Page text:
By Elizabeth Shim
China’s military engineers have conducted tests of a “paragliding drone” in Tibet, and the new technology is expected to be deployed as cargo transport during military operations and disaster relief missions.
The drone uses a powered parachute for liftoff, instead of wings or rotors. Scientists at the Chinese Academy of Sciences’ Shenyang Institute of Automation conducted the tests, the South China Morning Post reported Tuesday. The institute is presided over by China North Industries Group Corp., the country’s largest arms producer.
China is a top manufacturer of civilian drones, and DJI, a startup based in the southern city of Shenzhen, controls 70 percent of the world market.
Drones equipped with parachutes are not new. They have previously been used to get medical supplies and other items to geographically isolated areas and war zones, where helicopters cannot fly without serious risk to the pilot.
According to a statement from the institute, the field tests showed unmanned parachutes could be dispatched to harsh environments, including areas of high altitude with an insufficient supply of oxygen. They are able to “solve the difficult challenge of large-area surveillance and long-distance delivery” in areas of earthquakes and military operations, the statement read.
China’s military officials gave the drones “high praise,” and said they looked forward to the deployment of the drones in the near future, the institute stated.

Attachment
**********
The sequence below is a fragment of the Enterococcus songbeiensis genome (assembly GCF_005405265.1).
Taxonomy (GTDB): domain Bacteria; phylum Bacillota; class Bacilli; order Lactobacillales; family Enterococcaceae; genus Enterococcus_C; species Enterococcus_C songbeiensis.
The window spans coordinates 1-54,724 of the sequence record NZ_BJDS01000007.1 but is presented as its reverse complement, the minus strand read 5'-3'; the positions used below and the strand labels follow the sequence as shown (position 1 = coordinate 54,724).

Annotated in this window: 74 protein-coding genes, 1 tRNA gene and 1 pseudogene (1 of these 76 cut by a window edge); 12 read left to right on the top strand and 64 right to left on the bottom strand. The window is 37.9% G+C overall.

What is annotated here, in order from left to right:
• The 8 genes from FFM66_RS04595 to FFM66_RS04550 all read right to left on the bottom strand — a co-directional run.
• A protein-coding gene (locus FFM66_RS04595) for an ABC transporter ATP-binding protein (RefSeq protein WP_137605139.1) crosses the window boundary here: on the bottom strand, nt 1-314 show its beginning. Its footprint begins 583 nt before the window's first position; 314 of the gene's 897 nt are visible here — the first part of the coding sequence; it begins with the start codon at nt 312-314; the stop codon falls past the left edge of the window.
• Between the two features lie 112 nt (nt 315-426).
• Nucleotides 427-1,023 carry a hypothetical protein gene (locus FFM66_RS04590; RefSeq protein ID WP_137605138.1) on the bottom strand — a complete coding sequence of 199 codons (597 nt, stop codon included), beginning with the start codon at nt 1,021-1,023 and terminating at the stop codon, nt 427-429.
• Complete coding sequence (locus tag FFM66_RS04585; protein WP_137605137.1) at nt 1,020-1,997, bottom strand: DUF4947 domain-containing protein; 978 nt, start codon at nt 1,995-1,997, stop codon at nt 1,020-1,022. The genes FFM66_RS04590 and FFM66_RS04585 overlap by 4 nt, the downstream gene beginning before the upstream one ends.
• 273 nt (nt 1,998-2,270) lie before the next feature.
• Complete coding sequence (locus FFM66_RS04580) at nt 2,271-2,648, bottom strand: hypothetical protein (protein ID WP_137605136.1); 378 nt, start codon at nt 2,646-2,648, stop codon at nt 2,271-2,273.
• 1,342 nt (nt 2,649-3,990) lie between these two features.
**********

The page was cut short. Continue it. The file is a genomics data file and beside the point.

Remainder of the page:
Tests included flights at low altitudes, the use of sensors and artificial intelligence, each which helped improve the drones’ performance. The fleet could operate either automatically or by remote control, the report read.
The tactical drones are being introduced as tensions escalate in the South China Sea after Beijing unilaterally marked off disputed islands as its sovereign territory. In May, the Pentagon had stated that China is expected to manufacture 42,000 unmanned vehicles for land and sea. In the case of the Spratly Islands, an unmanned fleet of drones could play a key role in delivering cargo.
During a press briefing on Tuesday, Beijing’s Foreign Ministry spokesman Hong Lei said China is building the current international order and is protecting the peace and “international justice” of the Asia-Pacific region and the world.
Hong’s remarks come after U.S. Defense Secretary Ashton Carter recently said the United States is shifting its focus toward the Asia-Pacific in order to “deter aggression.”